It is also important to ask ourselves what the value of freedom is. I am free to not brush my teeth, but there wouldn’t be much value in that decision. Yet if I were forced to brush my teeth, there would be less value in that than if I freely chose to brush my teeth, precisely because I chose it. Thus, freedom adds value to the pursuit of excellence, and the cost of freedom is the opportunity to stray from that path. The truest way to celebrate freedom, then, is to determine for yourself what is the best path, not the most radical or the most widely accepted. And by making and following our own rational decisions aimed at excellence, we have the opportunity to achieve a much greater good than if we were simply forced to do the right thing.
Yet the pressure remains to add meaning and drama to our lives by having sex. We are young, shouldn’t we be experiencing more? It’s easy to feel that life is boring if we’re simply being good, that we’re wasting our youth away unless we’re experiencing passion, drama, and excitement. Yet that sort of attachment to passion is not real freedom, nor is it even a greater human experience. Reason, after all, is certainly as central to humanity as passion is.
It’s also easy to feel that, unless we’ve tried something at least once, we can’t truly make a fair decision about it, because we don’t know what it’s like. Yet the reverse is equally true. I might think that porn is corrupting, yet I don’t watch porn, so how can I know? But if I did watch porn, and I did find it corrupting but also appealing, I might find myself thinking that I shouldn’t watch porn, but also wanting to. That knowledge would not provide me with freedom, but with greater difficulty in acting as I desire. In the same way, although my virginity prevents me from being able to say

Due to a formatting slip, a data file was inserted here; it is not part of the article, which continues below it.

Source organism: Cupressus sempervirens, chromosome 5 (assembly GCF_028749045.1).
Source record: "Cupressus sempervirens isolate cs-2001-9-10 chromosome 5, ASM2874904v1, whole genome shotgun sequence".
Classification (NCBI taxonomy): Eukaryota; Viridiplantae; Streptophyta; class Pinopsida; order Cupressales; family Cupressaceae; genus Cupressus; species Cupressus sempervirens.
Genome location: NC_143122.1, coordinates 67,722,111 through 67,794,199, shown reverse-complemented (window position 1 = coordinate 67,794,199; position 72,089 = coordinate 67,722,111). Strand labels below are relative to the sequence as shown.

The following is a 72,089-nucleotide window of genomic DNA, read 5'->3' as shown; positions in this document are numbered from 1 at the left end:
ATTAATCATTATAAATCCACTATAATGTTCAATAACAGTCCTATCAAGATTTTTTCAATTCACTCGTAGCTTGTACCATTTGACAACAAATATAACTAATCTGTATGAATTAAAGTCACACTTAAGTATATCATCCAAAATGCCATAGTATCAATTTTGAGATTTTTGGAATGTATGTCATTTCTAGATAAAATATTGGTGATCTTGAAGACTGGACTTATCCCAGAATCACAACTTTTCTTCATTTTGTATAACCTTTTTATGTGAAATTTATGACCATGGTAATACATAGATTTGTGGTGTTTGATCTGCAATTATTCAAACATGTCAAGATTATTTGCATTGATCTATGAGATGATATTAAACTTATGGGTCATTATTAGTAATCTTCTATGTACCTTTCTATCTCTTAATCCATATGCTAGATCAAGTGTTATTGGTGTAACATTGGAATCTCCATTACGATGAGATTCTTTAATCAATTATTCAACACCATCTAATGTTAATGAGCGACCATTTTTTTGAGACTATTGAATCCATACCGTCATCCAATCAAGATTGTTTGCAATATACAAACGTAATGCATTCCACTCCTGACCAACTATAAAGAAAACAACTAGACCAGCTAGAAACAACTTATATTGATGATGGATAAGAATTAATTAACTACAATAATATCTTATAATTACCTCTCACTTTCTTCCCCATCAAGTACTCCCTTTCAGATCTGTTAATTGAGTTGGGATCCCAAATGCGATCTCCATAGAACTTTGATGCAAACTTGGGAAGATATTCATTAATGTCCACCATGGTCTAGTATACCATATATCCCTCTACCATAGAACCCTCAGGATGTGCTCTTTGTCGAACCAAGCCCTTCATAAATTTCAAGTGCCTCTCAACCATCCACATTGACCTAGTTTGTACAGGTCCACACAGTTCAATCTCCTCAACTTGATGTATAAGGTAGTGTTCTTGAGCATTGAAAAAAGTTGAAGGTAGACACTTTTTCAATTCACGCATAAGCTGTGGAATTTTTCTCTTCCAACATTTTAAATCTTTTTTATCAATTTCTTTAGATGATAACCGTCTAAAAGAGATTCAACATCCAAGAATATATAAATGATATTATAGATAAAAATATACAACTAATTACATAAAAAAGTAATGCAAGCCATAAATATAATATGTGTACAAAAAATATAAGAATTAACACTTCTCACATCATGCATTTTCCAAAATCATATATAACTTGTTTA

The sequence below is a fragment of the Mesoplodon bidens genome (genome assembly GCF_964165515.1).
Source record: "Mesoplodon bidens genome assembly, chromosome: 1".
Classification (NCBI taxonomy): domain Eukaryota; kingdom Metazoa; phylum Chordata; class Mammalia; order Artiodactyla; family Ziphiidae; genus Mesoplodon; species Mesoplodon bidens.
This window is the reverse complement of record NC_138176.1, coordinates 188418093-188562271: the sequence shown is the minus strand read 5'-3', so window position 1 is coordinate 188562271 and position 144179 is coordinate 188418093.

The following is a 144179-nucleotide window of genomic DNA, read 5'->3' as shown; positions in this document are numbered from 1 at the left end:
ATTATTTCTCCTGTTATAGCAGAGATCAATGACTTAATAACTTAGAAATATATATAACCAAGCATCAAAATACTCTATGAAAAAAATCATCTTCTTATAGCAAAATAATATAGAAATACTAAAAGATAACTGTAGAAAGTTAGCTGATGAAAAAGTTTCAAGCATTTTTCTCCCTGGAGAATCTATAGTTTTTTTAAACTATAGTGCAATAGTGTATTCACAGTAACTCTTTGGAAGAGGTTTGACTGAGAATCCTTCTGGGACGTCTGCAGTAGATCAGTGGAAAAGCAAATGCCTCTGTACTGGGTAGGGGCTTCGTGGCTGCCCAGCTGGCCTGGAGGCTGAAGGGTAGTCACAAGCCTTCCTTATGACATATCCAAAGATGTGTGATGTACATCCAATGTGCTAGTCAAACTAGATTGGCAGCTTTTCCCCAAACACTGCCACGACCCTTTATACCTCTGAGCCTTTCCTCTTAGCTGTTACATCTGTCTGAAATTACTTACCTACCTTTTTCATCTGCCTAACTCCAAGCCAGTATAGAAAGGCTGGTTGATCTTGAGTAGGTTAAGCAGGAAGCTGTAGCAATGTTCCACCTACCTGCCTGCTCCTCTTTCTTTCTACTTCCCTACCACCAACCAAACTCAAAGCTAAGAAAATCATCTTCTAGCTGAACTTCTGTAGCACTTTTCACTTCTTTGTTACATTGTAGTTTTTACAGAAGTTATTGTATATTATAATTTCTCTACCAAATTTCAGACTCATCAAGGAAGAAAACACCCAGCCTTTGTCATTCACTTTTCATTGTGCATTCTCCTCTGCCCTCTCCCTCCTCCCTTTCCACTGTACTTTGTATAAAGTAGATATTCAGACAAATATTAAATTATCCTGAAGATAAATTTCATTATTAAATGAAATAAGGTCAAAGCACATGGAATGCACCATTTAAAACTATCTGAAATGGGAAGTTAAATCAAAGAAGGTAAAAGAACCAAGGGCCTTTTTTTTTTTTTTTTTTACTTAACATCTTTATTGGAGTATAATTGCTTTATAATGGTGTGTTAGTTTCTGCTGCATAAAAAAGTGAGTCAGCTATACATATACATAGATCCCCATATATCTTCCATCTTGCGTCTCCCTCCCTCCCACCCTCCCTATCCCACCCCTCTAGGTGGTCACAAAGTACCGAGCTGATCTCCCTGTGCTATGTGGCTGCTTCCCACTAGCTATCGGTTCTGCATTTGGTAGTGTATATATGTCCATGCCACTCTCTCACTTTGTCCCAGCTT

I enjoy sex precisely X amount, and thus my decision to abstain from it lies in a careful cost-benefit analysis, I would gain nothing from that knowledge. I believe people when they tell me that sex is enjoyable (and my decision to abstain is independent from how enjoyable sex is). Experiencing sex would not help me to make a more well informed decision; rather, it would just make it harder for me to make the decision which I know to be the wisest.